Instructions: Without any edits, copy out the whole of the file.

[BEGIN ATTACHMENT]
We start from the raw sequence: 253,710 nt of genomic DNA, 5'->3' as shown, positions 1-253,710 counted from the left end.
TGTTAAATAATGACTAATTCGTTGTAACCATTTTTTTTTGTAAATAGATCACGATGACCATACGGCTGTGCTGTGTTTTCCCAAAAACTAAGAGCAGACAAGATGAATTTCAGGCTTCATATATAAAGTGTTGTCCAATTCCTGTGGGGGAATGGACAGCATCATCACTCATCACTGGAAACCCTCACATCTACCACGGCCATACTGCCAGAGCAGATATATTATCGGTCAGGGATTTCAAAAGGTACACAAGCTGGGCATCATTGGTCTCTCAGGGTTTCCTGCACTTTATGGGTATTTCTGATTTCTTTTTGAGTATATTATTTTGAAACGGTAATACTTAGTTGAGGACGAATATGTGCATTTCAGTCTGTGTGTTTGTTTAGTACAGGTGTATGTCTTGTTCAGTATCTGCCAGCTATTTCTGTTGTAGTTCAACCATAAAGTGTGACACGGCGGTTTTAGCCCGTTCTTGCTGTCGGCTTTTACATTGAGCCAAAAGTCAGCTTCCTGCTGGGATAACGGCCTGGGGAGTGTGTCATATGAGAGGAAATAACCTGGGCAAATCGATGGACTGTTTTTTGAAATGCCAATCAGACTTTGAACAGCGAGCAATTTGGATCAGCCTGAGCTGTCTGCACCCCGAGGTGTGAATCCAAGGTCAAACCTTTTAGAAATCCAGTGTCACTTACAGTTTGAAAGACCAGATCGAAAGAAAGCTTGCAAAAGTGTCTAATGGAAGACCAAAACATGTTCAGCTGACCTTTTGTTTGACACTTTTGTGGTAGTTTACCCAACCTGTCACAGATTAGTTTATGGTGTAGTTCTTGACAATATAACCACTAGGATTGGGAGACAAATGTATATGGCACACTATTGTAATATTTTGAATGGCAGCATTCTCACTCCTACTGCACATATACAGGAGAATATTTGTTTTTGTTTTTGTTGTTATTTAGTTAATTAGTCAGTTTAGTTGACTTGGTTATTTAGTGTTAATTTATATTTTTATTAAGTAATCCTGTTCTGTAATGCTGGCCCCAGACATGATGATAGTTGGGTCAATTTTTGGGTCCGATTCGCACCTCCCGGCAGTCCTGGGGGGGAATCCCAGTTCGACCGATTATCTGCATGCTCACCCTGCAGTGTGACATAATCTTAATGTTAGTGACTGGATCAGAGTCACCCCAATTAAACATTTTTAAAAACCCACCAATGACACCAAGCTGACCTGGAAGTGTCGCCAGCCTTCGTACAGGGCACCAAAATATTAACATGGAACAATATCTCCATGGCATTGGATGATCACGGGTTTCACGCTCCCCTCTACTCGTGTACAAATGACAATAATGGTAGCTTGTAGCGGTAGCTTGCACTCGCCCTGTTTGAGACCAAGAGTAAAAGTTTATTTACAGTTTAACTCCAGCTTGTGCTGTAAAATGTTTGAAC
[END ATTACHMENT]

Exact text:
We start from the raw sequence: 253,710 nt of genomic DNA, 5'->3' as shown, positions 1-253,710 counted from the left end.
TGTTAAATAATGACTAATTCGTTGTAACCATTTTTTTTTGTAAATAGATCACGATGACCATACGGCTGTGCTGTGTTTTCCCAAAAACTAAGAGCAGACAAGATGAATTTCAGGCTTCATATATAAAGTGTTGTCCAATTCCTGTGGGGGAATGGACAGCATCATCACTCATCACTGGAAACCCTCACATCTACCACGGCCATACTGCCAGAGCAGATATATTATCGGTCAGGGATTTCAAAAGGTACACAAGCTGGGCATCATTGGTCTCTCAGGGTTTCCTGCACTTTATGGGTATTTCTGATTTCTTTTTGAGTATATTATTTTGAAACGGTAATACTTAGTTGAGGACGAATATGTGCATTTCAGTCTGTGTGTTTGTTTAGTACAGGTGTATGTCTTGTTCAGTATCTGCCAGCTATTTCTGTTGTAGTTCAACCATAAAGTGTGACACGGCGGTTTTAGCCCGTTCTTGCTGTCGGCTTTTACATTGAGCCAAAAGTCAGCTTCCTGCTGGGATAACGGCCTGGGGAGTGTGTCATATGAGAGGAAATAACCTGGGCAAATCGATGGACTGTTTTTTGAAATGCCAATCAGACTTTGAACAGCGAGCAATTTGGATCAGCCTGAGCTGTCTGCACCCCGAGGTGTGAATCCAAGGTCAAACCTTTTAGAAATCCAGTGTCACTTACAGTTTGAAAGACCAGATCGAAAGAAAGCTTGCAAAAGTGTCTAATGGAAGACCAAAACATGTTCAGCTGACCTTTTGTTTGACACTTTTGTGGTAGTTTACCCAACCTGTCACAGATTAGTTTATGGTGTAGTTCTTGACAATATAACCACTAGGATTGGGAGACAAATGTATATGGCACACTATTGTAATATTTTGAATGGCAGCATTCTCACTCCTACTGCACATATACAGGAGAATATTTGTTTTTGTTTTTGTTGTTATTTAGTTAATTAGTCAGTTTAGTTGACTTGGTTATTTAGTGTTAATTTATATTTTTATTAAGTAATCCTGTTCTGTAATGCTGGCCCCAGACATGATGATAGTTGGGTCAATTTTTGGGTCCGATTCGCACCTCCCGGCAGTCCTGGGGGGGAATCCCAGTTCGACCGATTATCTGCATGCTCACCCTGCAGTGTGACATAATCTTAATGTTAGTGACTGGATCAGAGTCACCCCAATTAAACATTTTTAAAAACCCACCAATGACACCAAGCTGACCTGGAAGTGTCGCCAGCCTTCGTACAGGGCACCAAAATATTAACATGGAACAATATCTCCATGGCATTGGATGATCACGGGTTTCACGCTCCCCTCTACTCGTGTACAAATGACAATAATGGTAGCTTGTAGCGGTAGCTTGCACTCGCCCTGTTTGAGACCAAGAGTAAAAGTTTATTTACAGTTTAACTCCAGCTTGTGCTGTAAAATGTTTGAAC